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Research's Scarlet List

, March 21, 2005), his name was added to a list of more than 40 other researchers currently enduring lesser penalties for similar but generally lesser crimes.

Alison McCook

When well-known obesity researcher Eric Poehlman admitted he had fabricated data in 17 applications for US federal grants and agreed to be the first researcher barred for life from seeking federal funding (see The Scientist Daily News, March 21, 2005), his name was added to a list of more than 40 other researchers currently enduring lesser penalties for similar but generally lesser crimes.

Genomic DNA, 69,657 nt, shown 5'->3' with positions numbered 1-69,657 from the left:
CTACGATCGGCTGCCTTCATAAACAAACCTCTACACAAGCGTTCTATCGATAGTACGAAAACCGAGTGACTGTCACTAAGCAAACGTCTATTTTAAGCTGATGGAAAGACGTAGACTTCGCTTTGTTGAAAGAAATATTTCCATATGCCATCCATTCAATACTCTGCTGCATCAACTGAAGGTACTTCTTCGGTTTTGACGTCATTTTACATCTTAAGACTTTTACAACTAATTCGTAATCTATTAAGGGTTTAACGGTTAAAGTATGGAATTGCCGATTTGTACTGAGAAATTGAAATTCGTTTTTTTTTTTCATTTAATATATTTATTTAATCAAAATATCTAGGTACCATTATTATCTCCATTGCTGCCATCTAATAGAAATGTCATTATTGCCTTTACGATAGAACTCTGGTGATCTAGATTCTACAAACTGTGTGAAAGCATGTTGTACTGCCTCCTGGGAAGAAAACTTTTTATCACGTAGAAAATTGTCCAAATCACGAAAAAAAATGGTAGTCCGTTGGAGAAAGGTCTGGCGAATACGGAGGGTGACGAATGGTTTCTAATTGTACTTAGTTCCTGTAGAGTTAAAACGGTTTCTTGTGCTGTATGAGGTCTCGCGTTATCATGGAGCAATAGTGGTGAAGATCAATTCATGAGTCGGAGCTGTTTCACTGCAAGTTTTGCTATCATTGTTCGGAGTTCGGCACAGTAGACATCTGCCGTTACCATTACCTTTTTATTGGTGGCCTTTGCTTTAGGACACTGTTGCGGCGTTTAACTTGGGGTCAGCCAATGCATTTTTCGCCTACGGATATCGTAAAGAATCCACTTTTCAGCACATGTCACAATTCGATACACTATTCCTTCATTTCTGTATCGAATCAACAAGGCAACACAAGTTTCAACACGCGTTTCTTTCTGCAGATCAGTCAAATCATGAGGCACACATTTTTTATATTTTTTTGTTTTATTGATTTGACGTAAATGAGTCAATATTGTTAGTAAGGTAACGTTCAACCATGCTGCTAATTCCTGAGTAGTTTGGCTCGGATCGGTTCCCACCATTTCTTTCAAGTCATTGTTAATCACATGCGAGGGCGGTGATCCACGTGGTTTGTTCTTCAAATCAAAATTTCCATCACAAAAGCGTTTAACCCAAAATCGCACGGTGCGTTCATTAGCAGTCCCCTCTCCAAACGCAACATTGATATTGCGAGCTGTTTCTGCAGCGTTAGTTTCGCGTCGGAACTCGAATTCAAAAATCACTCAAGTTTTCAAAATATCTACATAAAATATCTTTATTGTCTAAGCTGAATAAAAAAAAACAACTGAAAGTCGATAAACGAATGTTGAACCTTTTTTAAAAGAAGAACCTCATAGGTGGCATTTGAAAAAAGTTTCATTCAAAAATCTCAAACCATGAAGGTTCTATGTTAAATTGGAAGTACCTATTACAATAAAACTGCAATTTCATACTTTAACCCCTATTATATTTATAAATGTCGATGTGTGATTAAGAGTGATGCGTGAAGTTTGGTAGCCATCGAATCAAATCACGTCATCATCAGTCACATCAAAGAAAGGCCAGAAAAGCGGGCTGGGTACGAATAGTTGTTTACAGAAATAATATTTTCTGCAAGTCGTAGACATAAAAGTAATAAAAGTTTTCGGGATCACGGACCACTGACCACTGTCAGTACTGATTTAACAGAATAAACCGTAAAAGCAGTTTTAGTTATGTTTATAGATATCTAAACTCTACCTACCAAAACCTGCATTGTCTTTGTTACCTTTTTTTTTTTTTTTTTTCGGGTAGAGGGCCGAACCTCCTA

The list, available at http://silk.nih.gov/public/cbz1bje.@www.orilist.html, is known as the Public Health Service (PHS) Administrative Actions Listing, and it names all researchers found guilty of some type of misconduct by the Office of Research Integrity (ORI), which typically penalizes them by temporarily barring them from receiving federal funds. Only days before Poehlman's case splashed across national headlines, another name, Gary Kammer, was added to the list. The Wake Forest University, NC, researcher admitted to falsifying and fabricating research findings from two grant submissions. According to...

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